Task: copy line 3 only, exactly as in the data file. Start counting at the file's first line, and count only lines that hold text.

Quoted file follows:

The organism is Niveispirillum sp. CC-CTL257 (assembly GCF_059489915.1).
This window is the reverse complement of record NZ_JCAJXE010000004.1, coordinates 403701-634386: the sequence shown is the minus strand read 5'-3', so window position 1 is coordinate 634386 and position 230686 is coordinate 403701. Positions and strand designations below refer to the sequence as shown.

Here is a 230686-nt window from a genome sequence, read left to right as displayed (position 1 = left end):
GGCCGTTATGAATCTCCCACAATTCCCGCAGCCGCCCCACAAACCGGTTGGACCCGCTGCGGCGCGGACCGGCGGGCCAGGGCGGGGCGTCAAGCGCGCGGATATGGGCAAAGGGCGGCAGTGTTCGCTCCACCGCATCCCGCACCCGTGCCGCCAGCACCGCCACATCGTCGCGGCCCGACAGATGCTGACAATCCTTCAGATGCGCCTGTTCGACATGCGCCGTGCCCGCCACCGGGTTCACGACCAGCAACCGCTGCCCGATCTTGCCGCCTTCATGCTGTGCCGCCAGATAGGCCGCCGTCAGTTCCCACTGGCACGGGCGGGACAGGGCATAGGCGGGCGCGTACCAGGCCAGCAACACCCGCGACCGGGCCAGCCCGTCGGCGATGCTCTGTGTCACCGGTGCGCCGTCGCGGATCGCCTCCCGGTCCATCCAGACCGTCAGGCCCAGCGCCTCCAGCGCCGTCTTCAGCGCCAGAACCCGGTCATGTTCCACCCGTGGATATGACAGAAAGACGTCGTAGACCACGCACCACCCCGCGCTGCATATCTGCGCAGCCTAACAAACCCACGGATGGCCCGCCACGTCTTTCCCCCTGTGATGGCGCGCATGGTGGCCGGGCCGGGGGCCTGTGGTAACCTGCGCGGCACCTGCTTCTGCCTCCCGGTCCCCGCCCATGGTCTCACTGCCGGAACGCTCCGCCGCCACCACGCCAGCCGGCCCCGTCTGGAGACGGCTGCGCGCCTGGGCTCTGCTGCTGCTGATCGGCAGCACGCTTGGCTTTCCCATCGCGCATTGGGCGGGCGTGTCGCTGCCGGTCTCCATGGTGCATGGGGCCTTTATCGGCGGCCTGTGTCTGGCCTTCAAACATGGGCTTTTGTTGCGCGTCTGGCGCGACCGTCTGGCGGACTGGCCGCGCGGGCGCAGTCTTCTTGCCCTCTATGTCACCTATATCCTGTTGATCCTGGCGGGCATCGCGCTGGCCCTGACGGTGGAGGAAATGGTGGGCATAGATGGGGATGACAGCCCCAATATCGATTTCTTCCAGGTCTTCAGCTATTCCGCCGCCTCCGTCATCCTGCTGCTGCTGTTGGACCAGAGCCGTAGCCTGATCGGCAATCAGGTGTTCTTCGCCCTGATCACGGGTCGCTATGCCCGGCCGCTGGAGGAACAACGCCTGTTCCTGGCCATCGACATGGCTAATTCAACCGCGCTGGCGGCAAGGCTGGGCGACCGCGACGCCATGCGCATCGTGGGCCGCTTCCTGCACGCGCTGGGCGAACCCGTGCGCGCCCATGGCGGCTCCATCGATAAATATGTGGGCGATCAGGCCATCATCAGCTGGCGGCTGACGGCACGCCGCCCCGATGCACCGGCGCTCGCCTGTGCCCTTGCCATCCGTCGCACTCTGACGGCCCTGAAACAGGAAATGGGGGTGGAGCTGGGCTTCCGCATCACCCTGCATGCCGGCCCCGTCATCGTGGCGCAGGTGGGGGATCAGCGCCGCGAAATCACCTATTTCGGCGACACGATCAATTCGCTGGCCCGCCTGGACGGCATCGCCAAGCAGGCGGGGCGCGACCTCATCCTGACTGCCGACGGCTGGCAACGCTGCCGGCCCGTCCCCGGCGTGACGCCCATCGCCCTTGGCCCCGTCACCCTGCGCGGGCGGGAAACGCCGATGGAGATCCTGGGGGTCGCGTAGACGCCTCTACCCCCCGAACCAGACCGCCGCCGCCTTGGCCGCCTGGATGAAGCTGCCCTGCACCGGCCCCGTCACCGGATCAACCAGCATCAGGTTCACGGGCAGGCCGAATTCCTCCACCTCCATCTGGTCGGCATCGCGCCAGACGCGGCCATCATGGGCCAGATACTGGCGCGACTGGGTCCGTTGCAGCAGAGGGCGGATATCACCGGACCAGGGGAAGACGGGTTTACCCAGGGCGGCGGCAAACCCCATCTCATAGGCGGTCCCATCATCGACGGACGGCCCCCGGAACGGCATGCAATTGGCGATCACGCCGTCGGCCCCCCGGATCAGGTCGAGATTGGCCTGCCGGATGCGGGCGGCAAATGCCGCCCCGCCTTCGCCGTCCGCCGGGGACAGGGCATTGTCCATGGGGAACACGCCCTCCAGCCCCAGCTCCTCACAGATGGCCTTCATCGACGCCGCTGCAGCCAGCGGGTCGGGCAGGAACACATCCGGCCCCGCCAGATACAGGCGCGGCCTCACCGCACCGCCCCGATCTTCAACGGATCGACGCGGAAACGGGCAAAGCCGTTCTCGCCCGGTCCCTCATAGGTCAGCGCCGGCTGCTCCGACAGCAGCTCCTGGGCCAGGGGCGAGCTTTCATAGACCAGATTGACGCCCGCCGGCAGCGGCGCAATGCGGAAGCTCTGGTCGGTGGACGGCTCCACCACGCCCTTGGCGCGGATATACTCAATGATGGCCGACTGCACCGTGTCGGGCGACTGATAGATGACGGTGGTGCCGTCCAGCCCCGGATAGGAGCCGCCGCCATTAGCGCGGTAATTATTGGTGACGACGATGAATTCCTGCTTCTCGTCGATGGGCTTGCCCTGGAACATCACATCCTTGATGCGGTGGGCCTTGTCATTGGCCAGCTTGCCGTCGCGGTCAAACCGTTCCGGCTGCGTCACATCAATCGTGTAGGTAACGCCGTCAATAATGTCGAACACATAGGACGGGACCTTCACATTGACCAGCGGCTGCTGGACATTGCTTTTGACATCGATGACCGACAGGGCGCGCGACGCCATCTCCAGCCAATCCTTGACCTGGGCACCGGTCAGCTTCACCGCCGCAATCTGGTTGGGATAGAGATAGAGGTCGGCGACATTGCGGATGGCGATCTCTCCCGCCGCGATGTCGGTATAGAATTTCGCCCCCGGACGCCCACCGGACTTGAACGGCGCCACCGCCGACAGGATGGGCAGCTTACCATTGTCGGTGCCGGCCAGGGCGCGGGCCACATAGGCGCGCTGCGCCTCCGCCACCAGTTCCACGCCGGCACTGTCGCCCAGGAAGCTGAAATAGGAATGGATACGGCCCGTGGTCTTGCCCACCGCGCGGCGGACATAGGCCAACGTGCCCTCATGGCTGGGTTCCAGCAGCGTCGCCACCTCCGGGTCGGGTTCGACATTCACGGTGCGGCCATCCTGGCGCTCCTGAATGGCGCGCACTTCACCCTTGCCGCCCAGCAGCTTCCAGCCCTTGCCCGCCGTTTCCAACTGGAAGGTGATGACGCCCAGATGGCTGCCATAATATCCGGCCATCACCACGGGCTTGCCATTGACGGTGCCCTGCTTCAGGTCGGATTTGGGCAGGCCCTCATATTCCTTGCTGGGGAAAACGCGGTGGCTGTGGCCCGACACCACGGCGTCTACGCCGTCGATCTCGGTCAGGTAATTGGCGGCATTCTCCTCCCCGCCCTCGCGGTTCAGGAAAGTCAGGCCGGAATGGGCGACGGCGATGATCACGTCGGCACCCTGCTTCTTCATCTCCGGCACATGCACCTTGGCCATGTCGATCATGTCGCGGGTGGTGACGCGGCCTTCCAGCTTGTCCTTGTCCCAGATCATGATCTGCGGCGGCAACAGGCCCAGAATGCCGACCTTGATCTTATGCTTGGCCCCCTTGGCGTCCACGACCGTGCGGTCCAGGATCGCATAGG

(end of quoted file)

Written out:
Here is a 230686-nt window from a genome sequence, read left to right as displayed (position 1 = left end):